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Sectarian Politics in the GulfFrom the Iraq War to the Arab Uprisings$
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Frederic Wehrey

Print publication date: 2013

Print ISBN-13: 9780231165129

Published to Columbia Scholarship Online: November 2015

DOI: 10.7312/columbia/9780231165129.001.0001

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Under Siege

Under Siege

The Salafi and Regime Countermobilization

Chapter:
(p.122) Seven Under Siege
Source:
Sectarian Politics in the Gulf
Author(s):

Frederic M. Wehrey

Publisher:
Columbia University Press
DOI:10.7312/columbia/9780231165129.003.0007

This chapter examines Saudi Arabia's strategy, in cooperation with the Salafi clerical establishment, toward domestic Shi'a activism. From 2003 onward, the Saudi regime's strategy toward Shi'a activism was influenced by a convergence of domestic vulnerabilities and regional threats: the ruling family's symbiotic relationship with the Salafi establishment, which was doctrinally opposed to Shi'ism, and the kingdom's geostrategy rivalry with Iran. Popular Salafi clerics and nongovernmental religious organizations agitated for a greater Saudi role in defending Iraq's Sunnis from Iranian-backed Shi'a militias. The Salafi establishment also accused the Saudi Shi'a of being proxies for Hizballah. To close ranks with these figures, the Saudi monarchy tacitly permitted the proliferation of anti-Shi'a tracts, sermons, and web statements, many of them recycled from the kingdom's ideological counteroffensive against the Iranian Revolution of 1979.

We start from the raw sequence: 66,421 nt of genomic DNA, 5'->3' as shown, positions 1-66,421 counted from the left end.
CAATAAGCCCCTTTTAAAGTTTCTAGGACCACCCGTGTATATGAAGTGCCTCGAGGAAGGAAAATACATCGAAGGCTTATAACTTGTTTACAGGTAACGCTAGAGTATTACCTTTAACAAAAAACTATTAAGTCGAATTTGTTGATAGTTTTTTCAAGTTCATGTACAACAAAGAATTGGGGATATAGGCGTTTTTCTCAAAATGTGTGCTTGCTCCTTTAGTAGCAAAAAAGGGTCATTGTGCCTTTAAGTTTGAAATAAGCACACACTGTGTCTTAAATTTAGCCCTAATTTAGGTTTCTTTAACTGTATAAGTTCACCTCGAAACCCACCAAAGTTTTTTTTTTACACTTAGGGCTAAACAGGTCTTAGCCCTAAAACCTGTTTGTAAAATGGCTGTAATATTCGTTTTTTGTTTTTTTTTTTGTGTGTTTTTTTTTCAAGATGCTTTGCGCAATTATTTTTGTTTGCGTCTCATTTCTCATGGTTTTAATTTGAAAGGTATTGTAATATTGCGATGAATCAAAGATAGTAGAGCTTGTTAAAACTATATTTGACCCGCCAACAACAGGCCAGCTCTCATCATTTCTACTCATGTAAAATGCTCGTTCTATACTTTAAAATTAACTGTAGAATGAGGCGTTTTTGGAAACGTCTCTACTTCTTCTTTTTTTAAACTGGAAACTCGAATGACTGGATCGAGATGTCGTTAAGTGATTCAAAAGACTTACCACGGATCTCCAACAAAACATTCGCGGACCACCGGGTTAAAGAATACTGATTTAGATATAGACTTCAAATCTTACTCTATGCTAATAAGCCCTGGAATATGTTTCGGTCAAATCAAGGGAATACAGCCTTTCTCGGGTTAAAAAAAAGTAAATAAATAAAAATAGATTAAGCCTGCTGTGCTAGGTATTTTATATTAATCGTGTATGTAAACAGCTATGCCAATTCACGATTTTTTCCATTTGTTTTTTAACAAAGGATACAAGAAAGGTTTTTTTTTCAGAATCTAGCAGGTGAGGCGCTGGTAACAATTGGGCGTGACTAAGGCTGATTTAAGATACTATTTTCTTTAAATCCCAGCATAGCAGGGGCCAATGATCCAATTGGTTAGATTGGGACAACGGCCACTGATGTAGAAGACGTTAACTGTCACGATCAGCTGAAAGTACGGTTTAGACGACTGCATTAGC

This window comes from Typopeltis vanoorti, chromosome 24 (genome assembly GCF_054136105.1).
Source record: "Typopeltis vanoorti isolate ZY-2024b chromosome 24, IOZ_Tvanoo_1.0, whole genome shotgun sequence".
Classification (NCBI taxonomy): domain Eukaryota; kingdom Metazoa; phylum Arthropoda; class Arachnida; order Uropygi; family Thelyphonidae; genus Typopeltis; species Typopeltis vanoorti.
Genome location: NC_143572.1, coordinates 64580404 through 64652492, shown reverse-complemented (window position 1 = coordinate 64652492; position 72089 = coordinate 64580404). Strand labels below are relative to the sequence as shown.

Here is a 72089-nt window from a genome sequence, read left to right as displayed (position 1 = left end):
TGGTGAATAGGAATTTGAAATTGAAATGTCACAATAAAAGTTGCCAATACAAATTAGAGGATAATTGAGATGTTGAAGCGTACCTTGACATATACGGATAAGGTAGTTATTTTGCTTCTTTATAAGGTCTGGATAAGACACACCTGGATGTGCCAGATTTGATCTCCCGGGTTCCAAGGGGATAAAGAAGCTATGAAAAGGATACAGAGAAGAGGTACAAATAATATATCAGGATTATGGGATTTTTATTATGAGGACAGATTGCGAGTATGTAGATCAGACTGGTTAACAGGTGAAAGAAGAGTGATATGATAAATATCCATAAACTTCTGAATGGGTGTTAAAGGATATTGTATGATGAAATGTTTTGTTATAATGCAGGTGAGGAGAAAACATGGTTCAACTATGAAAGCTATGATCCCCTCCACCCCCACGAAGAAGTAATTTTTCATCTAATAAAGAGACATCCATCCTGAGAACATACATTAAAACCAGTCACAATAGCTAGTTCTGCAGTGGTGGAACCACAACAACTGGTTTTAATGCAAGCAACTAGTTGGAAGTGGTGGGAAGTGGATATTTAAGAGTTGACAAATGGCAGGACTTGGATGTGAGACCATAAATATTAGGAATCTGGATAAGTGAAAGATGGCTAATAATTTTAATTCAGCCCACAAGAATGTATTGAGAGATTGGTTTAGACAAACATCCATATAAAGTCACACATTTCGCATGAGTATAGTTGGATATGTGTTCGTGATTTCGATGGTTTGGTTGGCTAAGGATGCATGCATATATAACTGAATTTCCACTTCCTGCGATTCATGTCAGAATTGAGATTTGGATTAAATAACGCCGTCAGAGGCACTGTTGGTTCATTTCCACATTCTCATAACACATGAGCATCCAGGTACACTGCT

Keywords:   activism, Saudi Arabia, Salafi clerics, Shi'a, Shi'ism, Iran, Iraq, Sunni, militias, Hizballah

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